A Beginner’s Guide to Home Loans

June 21, 2022

Buying a home is one of the largest purchases most people will make in their lives, and taking out a home loan is a common way to finance the purchase. This primer on home loans explains the mortgage basics, including what a mortgage is, typical types of loans and the concept of shopping for a lender.

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What Is a Mortgage?

A mortgage is a loan used to purchase a home or other type of real estate. It uses your home as collateral, which means that the lender has the right to take the title to your property if you fail to repay through mortgage payments the money you’ve borrowed.

The term mortgage may also be used to indicate the amount of money you borrow, with interest, to purchase your house. The mortgage amount is usually the purchase price of the home minus your down payment.

Your monthly mortgage payment will generally consist of principal, interest, escrow, taxes, homeowner's insurance, private mortgage insurance, and homeowners association or condominium fees. Your mortgage servicer will combine these costs into a single, monthly payment.

Choosing a Loan Term

When choosing the right home loan for you, it’s important to consider the loan term, which is the length of time it will take you to repay your loan before you fully own your home. Your loan term will affect your interest rate, monthly payment and the total amount of interest you will pay over the life of the loan. 

Long-term mortgages, such as the most common 30-year term, typically have:

  • Smaller monthly payments than short-term mortgages, making your mortgage more affordable month by month.
  • Higher mortgage rates, meaning you’ll pay more in interest over the life of the loan. 

Short-term mortgages, which typically come in the form of 10, 15 or 20 years, generally have:

  • Lower interest rates than long-term mortgages, meaning you’ll pay less interest over the life of the loan.
  • Higher monthly payments than long-term mortgages.

Deciding on a Loan Type

There are two basic types of mortgages: fixed-rate mortgages and adjustable-rate mortgages. Your loan type will determine whether your interest rate and monthly payment will change over time. 

Fixed-rate mortgages (FRM) lock in one interest rate for the life of the loan. This means your monthly mortgage payment will remain the same for the entire loan term. Because of the payment stability, fixed-rate mortgages are the most used loan type.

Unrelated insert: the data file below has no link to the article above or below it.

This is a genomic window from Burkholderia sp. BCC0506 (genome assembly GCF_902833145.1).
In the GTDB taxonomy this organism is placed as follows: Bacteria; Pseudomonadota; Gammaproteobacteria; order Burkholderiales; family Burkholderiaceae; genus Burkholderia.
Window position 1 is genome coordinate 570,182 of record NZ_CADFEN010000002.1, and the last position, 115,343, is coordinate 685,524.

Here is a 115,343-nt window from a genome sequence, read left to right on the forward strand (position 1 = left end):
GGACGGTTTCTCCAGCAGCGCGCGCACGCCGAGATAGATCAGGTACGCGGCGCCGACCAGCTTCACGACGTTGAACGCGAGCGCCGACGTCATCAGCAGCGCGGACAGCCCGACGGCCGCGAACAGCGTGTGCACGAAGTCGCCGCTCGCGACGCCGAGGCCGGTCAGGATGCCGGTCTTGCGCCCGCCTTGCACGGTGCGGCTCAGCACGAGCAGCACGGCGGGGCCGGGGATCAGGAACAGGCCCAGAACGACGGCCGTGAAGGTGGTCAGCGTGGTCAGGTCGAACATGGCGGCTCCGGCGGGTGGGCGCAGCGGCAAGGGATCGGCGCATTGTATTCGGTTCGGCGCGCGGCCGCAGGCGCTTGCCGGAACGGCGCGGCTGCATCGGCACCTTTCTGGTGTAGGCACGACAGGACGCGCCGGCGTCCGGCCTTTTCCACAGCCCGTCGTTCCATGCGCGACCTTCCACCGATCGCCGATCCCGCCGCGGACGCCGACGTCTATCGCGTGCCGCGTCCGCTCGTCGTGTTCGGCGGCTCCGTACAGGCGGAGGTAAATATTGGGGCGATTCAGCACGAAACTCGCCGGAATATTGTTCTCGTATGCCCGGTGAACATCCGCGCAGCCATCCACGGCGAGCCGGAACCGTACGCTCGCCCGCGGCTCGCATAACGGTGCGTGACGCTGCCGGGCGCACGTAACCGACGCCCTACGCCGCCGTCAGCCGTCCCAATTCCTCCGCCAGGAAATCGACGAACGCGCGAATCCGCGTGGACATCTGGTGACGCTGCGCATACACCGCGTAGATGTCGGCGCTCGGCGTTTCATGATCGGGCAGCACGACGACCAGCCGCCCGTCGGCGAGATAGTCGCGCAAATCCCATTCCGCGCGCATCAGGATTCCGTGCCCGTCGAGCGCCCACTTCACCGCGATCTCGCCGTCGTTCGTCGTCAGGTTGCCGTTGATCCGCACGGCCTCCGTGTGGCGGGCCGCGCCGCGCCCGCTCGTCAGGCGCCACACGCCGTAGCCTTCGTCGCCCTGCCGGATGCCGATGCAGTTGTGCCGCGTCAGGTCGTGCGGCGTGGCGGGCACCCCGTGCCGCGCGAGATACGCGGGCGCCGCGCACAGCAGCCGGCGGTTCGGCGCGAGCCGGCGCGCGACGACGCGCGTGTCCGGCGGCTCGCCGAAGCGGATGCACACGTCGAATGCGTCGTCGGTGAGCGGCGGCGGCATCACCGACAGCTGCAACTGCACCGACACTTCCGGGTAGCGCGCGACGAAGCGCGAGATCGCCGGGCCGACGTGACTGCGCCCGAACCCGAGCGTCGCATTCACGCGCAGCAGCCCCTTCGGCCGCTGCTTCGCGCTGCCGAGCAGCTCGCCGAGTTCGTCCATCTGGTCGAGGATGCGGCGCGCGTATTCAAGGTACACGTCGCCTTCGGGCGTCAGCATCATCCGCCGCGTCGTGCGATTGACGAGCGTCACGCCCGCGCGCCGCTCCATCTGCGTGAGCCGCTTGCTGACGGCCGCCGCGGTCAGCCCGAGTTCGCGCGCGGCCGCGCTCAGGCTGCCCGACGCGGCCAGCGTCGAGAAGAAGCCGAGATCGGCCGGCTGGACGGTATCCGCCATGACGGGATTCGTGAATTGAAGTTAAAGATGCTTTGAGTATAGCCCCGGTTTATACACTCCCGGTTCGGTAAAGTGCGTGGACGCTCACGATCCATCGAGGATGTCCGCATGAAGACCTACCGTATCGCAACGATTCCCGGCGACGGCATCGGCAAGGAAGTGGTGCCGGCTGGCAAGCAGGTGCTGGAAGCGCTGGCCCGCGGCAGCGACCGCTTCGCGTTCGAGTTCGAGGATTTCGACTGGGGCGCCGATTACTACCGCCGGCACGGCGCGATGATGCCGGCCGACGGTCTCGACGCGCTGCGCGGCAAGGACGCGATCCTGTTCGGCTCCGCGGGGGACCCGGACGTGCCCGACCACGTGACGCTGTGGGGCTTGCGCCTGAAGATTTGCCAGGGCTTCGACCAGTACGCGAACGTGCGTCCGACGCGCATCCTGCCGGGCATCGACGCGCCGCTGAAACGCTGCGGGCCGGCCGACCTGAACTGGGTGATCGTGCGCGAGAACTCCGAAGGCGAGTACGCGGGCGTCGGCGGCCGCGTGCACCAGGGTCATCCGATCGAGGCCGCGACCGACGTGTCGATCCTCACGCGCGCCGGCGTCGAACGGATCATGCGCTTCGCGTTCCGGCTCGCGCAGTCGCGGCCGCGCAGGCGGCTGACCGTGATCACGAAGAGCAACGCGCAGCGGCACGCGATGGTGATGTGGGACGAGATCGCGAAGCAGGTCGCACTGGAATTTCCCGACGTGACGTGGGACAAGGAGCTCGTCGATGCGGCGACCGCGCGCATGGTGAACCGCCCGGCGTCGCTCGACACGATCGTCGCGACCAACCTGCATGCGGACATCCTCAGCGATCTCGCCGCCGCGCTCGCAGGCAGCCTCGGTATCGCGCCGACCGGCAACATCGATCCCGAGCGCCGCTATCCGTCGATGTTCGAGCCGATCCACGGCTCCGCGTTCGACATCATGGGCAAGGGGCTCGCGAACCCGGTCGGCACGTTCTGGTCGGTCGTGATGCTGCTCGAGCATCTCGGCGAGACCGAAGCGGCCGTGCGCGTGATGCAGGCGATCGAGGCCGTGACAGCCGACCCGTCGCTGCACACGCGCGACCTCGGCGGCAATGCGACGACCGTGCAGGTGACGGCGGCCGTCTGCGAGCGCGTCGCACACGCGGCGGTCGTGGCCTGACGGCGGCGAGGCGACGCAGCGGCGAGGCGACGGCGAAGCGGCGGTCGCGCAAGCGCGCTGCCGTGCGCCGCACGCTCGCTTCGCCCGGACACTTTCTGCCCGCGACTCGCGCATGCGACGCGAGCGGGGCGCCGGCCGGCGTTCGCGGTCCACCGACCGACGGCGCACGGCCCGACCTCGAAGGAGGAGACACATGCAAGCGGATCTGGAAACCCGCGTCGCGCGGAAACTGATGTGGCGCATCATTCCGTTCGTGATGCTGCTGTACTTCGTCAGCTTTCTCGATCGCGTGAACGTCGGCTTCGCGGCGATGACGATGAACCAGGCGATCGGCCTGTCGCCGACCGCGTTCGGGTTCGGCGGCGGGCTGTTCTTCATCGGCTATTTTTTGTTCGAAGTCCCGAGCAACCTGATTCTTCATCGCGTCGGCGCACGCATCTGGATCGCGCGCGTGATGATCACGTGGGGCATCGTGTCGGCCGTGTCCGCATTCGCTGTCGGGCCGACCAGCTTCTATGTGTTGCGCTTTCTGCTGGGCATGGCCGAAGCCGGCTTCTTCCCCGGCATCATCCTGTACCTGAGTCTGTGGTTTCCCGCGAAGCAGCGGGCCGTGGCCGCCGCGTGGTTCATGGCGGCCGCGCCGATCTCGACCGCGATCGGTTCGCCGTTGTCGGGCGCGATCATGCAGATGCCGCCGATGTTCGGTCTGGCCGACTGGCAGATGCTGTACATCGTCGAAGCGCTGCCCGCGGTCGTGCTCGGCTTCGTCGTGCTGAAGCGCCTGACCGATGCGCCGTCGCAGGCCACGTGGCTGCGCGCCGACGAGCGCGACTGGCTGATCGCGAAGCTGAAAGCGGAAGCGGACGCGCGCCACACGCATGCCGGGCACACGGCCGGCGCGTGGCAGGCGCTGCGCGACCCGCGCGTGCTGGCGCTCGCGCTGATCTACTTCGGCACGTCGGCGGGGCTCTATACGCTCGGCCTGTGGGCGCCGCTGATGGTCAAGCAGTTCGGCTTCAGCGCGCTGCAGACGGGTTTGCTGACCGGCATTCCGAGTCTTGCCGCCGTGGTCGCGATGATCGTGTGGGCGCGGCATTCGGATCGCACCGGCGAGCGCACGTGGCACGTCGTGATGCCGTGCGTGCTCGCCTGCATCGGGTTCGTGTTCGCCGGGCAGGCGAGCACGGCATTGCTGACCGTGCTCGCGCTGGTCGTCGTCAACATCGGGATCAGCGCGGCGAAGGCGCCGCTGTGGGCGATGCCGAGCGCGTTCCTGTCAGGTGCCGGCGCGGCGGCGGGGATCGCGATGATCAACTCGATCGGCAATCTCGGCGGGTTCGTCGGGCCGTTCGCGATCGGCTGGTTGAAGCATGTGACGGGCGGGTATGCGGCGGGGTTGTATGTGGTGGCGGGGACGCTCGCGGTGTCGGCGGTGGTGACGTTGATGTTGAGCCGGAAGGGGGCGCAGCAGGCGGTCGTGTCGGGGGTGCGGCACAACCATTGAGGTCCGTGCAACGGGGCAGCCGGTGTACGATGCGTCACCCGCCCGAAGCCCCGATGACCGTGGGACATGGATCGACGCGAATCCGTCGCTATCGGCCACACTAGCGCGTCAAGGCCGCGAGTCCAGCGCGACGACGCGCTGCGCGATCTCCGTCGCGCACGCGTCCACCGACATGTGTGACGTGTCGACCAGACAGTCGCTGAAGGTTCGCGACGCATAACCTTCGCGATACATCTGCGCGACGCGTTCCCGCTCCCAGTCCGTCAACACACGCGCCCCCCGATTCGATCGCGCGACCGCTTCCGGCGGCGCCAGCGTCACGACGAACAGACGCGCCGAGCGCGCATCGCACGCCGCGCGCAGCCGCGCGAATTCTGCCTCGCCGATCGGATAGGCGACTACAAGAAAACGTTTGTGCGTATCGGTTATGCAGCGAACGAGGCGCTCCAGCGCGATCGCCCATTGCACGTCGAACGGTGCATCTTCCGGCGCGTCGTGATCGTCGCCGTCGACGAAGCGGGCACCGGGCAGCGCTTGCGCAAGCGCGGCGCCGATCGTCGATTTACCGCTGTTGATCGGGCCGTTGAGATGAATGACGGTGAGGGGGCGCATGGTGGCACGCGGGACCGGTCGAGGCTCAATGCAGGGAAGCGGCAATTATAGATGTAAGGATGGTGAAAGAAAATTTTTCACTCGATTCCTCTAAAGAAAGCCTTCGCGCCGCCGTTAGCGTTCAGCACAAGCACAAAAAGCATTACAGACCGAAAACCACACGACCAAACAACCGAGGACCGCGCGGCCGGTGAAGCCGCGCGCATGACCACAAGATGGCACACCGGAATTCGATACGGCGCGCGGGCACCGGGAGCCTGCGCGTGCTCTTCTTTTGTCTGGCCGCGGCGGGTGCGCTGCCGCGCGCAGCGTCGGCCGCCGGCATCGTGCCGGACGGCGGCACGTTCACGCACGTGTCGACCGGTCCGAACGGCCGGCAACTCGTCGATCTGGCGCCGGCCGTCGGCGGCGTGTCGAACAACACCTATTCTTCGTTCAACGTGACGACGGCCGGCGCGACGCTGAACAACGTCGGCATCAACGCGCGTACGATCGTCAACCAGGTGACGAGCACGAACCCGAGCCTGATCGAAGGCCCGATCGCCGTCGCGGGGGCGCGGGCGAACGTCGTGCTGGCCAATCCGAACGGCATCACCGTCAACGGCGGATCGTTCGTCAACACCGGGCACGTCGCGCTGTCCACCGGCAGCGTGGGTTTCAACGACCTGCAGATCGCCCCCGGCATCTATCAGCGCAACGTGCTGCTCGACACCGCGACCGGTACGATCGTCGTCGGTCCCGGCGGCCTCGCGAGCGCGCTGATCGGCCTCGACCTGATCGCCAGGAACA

Adjustable-rate mortgages (ARM) have an interest rate that will change over the life of the loan, and rates for ARMs typically start off lower than those of a fixed-rate mortgage. After an initial hold period, ranging from six months to 10 years, your interest rate will change based on market conditions, whether higher or lower than your current rate. However, ARMs have maximums and minimums that the interest rate can change at each adjustment period, as well as over the life of the loan.

Finding a Lender

Once you determine which mortgage product best fits your financial situation and goals, it’s time to shop for a lender. Your lender is an important part of your homebuying team, and they will help guide you through the rest of the mortgage process.

Before you select a lender, it’s important to explore your options. Different lenders will offer different terms and interest rates and charge different fees for a home loan. Exploring mortgage options with multiple lenders could potentially save you thousands over the life of your loan.

You can obtain estimates from many types of lenders, including loan officers at banks and credit unions, as well as mortgage brokers and non-bank lenders. Talk to multiple lenders to find the best solution to fit your situation.

A mortgage is a long-term commitment. In addition to a lender, consider talking to a HUD-certified housing counselor to discuss the best mortgage options to reach your long-term homeownership goals.

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